Typhoon Gathers Fury as It Approaches Southern China

Typhoon Gathers Fury as It Approaches Southern China

Typhoon victims stand outside their homes damaged by Typhoon Rammasun (locally named Glenda) in a village of sea gypsies, also known as Badjaos, in Batangas city, south of Manila, on Thursday. (Photo: Reuters)

Typhoon victims stand outside their homes damaged by Typhoon Rammasun (locally named Glenda) in a village of sea gypsies, also known as Badjaos, in Batangas city, south of Manila, on Thursday. (Photo: Reuters)

BEIJING / MANILA –A typhoon heading toward southern China has strengthened as it approaches the provinces of Hainan and Guangdong and is now a super typhoon, the government said on Friday, ordering that all efforts be made to prevent loss of life.

Typhoon Rammasun, which has already killed dozens of people in the Philippines, is expected to make landfall between Hainan and Guangdong provinces on Friday afternoon, the National Meteorological CenteR said on its website.

Packing winds of up to 180 kmph (112 mph), it will also bring heavy rains before moving into southwestern China, state news agency Xinhua added, saying the typhoon would be the strongest to hit the island of Hainan in 40 years.

The Hainan government said it had ordered fishermen back to port while many flights, and all train services, were canceled.

Prime Minister Li Keqiang, describing the situation as severe, said people’s lives must be put first, the Hainan government added.

On Thursday, the Philippines set to work clearing debris, reconnecting power and rebuilding flattened houses after Typhoon Rammasun swept across the country, killing 38 people, with at least eight missing, rescue officials said.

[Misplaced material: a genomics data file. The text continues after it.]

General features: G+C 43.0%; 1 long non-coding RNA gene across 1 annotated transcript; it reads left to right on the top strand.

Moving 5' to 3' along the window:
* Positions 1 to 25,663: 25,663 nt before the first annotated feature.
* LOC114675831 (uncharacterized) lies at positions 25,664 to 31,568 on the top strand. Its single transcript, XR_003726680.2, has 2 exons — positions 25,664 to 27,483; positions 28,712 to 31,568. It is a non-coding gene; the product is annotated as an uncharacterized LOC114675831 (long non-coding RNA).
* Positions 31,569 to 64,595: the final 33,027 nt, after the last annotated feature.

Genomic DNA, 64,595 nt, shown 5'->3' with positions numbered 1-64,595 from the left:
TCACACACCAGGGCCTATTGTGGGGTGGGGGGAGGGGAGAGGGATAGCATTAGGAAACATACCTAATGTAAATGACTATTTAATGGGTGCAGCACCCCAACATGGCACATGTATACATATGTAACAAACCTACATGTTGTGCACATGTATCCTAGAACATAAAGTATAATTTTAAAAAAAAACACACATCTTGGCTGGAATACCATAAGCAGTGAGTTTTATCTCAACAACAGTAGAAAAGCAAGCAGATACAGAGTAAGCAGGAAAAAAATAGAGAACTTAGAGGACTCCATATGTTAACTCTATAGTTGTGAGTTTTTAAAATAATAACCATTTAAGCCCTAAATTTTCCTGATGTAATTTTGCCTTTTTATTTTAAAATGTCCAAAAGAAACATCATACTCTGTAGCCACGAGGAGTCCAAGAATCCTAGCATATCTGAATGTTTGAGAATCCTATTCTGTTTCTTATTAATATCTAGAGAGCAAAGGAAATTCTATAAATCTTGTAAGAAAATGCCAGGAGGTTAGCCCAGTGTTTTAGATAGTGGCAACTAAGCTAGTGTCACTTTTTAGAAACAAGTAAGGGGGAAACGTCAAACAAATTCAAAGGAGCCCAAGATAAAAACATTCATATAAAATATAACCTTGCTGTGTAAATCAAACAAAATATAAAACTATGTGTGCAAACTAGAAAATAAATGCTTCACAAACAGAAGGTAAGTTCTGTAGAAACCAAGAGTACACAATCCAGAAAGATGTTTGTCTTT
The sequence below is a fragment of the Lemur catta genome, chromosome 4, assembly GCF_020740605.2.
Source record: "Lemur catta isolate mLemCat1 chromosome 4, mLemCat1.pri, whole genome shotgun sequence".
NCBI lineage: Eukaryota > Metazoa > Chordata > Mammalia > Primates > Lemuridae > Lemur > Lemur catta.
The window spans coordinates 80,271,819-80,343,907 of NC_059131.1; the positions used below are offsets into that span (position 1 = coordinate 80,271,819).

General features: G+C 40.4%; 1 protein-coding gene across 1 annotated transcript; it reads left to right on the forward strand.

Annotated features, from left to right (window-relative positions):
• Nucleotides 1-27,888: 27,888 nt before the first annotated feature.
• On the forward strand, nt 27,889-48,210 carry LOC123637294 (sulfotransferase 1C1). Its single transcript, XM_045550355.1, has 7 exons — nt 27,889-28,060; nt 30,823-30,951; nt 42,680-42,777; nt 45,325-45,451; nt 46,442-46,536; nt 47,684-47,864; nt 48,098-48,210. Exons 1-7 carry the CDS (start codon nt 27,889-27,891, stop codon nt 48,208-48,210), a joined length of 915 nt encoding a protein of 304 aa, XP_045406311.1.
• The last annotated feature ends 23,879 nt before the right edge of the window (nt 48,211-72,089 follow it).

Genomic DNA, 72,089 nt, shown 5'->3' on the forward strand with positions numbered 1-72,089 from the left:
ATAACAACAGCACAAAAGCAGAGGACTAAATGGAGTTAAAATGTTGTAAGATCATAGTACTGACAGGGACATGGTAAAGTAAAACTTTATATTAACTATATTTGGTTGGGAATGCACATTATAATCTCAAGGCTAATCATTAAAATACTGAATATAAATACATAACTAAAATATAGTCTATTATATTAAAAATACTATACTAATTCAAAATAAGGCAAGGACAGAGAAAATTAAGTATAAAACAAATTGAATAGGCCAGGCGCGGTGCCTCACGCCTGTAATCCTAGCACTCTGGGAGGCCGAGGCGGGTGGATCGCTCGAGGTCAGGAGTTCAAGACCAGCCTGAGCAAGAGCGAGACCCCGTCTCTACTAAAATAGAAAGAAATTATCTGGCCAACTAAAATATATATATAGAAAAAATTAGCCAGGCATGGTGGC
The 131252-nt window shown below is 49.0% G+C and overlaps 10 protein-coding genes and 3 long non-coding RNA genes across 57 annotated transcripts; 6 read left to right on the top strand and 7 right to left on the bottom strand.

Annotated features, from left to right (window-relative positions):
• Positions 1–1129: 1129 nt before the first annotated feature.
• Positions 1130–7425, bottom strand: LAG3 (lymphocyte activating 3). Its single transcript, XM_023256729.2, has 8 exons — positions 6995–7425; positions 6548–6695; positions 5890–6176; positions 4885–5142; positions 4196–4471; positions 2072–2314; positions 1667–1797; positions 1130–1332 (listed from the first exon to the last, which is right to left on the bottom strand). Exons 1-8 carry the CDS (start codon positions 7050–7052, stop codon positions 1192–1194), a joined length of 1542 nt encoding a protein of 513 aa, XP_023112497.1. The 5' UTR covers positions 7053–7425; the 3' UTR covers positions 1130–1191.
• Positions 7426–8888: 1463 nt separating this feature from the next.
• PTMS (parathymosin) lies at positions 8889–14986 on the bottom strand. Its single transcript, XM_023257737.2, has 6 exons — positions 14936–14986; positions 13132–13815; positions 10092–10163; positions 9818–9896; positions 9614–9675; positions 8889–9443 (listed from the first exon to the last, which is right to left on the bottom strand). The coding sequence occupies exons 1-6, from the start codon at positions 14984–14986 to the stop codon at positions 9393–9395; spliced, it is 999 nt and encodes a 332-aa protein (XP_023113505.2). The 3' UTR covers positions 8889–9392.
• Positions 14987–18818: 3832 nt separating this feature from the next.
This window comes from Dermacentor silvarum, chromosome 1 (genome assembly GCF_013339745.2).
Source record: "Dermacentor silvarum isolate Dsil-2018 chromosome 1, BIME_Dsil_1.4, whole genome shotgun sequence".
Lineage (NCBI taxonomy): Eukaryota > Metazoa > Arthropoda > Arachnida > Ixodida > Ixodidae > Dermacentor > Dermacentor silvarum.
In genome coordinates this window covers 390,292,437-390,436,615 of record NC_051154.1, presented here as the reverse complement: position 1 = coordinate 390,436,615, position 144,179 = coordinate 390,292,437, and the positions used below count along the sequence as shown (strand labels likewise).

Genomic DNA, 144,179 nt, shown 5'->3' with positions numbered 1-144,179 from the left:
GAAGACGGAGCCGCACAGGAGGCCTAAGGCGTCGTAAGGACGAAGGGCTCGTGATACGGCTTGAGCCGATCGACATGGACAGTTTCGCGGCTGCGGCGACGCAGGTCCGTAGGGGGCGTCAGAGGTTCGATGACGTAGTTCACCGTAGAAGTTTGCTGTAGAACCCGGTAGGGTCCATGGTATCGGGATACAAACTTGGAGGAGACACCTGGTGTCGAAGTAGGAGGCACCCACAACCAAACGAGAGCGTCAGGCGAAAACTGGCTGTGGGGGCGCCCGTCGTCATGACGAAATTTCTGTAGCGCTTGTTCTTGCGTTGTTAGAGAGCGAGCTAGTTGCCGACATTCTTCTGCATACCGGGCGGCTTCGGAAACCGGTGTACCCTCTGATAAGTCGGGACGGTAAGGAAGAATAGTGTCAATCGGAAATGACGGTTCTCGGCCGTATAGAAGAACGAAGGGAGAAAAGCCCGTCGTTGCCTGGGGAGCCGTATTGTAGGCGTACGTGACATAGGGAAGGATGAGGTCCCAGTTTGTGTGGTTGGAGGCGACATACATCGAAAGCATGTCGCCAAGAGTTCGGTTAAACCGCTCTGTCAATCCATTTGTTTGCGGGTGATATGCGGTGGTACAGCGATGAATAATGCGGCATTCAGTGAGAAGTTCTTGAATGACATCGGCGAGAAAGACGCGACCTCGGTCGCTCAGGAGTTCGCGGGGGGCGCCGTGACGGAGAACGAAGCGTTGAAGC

The strongest storm to hit the Philippines this year, the typhoon shut down the capital and knocked down trees and power lines, while causing widespread blackouts.

The storm destroyed about 7,000 houses and damaged 19,000, the executive director of the National Disaster Agency, Alexander Pama, said. More than 530,000 people had taken refuge in evacuation centers, according to official figures.

Pama put the damage to crops, mostly rice and corn, from the Bicol region, southeast of Manila and the first to be hit by the storm, at around 668 million pesos, or about $15 million.

Most schools remained closed in the capital and southern Luzon, the most densely populated part of the country with about 17 million people. Power had been restored to just over half of the Luzon grid, a transmission agency official said.

Electricity distributor Manila Electric Co said a third of its 1.88 million customers were without power.

Disaster officials were assessing damage but the coconut-growing Quezon province south of Manila appears to have borne the brunt of Rammasun, which intensified into a category 3 typhoon as it crossed the country.

Pama said on Wednesday the government was more prepared after the devastation caused by Super Typhoon Haiyan in November, evacuating people at risk in coastal and landslide-prone areas well before the typhoon made landfall.

Parts of the Philippines are still recovering from Haiyan, one of the biggest cyclones known to have made landfall anywhere. It killed more than 6,100 in the central provinces, many in tsunami-like sea surges, and left millions homeless.

Typhoons are common at this time of year in the South China Sea, picking up strength from the warm waters and dissipating over land.

Flooding across a large swathe of southern China in the past week has already killed at least 34 people.

Reporting by Reuters reporters Rosemarie Francisco in Manila, and Ben Blanchard and Hui Li in Beijing.


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